The belief in an droch-shùil, the evil eye, and the charms protecting against it are perhaps the most enduring examples of Scottish folk magic, existing long after the once widespread beliefs in other aspects of magic and witchcraft had faded. Its roots lie in one of the most basic human emotions that is just as pervasive in today’s social media-driven world as it was in the simpler lives of farming folk hundreds of years ago: envy.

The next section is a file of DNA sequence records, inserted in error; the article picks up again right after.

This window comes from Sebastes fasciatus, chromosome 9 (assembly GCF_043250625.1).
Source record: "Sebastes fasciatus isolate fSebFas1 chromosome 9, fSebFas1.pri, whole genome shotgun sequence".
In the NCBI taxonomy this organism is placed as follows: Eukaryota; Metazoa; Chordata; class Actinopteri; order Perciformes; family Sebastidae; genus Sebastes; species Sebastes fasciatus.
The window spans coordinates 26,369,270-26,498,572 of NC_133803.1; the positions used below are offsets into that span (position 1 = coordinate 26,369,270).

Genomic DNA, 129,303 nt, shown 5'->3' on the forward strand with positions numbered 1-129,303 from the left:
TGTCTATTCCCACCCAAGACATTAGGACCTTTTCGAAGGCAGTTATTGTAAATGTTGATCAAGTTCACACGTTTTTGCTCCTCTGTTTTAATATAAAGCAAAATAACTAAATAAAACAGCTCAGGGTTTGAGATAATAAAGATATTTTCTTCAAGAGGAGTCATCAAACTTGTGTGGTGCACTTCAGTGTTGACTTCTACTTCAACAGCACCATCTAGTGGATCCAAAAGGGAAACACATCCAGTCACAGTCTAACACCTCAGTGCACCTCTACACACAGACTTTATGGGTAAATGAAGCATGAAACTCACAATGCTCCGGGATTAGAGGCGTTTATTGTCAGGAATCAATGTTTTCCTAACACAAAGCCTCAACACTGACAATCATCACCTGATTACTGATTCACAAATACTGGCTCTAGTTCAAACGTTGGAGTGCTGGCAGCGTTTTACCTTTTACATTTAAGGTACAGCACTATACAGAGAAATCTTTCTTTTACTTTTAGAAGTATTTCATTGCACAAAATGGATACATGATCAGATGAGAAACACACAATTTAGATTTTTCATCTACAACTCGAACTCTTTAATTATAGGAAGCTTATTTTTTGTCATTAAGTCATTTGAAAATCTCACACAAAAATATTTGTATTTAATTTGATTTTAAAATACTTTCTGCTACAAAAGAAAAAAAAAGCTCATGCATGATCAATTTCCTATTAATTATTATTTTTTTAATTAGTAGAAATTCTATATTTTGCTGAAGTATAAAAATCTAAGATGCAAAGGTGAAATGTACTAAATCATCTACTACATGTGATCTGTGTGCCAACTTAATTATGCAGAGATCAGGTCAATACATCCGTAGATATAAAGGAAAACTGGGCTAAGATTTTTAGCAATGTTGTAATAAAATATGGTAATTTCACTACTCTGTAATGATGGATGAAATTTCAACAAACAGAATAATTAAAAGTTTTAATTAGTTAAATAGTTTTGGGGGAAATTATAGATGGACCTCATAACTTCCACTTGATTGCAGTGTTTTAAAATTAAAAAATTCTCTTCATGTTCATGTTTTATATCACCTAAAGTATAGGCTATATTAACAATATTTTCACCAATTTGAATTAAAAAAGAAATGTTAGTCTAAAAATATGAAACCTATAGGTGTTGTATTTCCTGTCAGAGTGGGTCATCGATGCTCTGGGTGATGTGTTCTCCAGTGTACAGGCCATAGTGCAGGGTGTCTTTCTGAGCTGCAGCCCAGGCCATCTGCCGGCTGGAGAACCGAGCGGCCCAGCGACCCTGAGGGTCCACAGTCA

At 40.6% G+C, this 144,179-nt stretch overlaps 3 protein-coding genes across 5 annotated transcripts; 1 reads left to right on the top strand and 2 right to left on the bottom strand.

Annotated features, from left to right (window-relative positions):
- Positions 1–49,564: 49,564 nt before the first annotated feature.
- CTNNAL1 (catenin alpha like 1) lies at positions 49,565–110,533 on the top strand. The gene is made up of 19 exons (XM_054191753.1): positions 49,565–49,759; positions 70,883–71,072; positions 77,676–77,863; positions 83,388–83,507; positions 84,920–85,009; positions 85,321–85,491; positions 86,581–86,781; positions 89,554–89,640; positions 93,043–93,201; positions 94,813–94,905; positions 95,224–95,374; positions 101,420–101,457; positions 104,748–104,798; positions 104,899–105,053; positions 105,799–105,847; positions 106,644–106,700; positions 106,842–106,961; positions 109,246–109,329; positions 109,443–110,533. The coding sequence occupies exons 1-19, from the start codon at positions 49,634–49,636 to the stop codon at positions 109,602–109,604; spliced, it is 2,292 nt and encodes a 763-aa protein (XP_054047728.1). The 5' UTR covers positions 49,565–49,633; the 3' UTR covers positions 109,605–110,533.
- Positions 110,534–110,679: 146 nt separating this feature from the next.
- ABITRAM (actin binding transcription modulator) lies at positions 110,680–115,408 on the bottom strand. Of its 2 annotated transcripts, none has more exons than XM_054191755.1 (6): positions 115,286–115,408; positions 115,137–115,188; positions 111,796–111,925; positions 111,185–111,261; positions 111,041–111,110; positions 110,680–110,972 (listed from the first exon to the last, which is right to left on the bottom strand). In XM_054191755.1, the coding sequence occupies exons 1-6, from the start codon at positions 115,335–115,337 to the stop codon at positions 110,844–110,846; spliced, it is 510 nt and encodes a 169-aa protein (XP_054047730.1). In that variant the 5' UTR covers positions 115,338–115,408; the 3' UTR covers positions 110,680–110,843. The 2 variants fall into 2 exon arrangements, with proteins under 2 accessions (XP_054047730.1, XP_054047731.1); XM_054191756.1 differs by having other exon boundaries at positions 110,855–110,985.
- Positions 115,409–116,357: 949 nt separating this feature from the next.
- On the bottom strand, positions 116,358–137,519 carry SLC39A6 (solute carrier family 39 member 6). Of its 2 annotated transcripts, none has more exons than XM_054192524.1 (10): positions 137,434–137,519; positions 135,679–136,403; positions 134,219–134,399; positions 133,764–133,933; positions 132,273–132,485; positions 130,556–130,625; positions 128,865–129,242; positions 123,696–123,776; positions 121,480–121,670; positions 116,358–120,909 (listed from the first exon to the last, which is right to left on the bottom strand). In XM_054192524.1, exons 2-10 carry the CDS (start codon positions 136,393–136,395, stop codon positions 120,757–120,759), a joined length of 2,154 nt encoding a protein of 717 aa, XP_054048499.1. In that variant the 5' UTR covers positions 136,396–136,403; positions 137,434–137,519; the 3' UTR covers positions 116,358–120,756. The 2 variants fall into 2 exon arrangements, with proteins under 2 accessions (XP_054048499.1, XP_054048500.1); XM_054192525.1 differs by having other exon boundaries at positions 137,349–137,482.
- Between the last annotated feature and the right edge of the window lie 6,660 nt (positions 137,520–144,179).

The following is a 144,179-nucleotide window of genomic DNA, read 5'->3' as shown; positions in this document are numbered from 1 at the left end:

Long, long ago, in the lands to the north, a mither and her son sat together in front of the hearth as the gloaming fell and the hoar frost paled the land outside. The steam from mugs of buttered brose rose and mingled with the steam from the pulley above the fire, heavy with socks and mitts and ganseys, the air so thick with damp and stoor you could chew it.
Mither took up her spindle and her basket of wool fluff like a dun cloud and began to twist the fibres between her fingers. As she teased out and spun her yarn longer and longer, she spun a story along with it, as she so often did.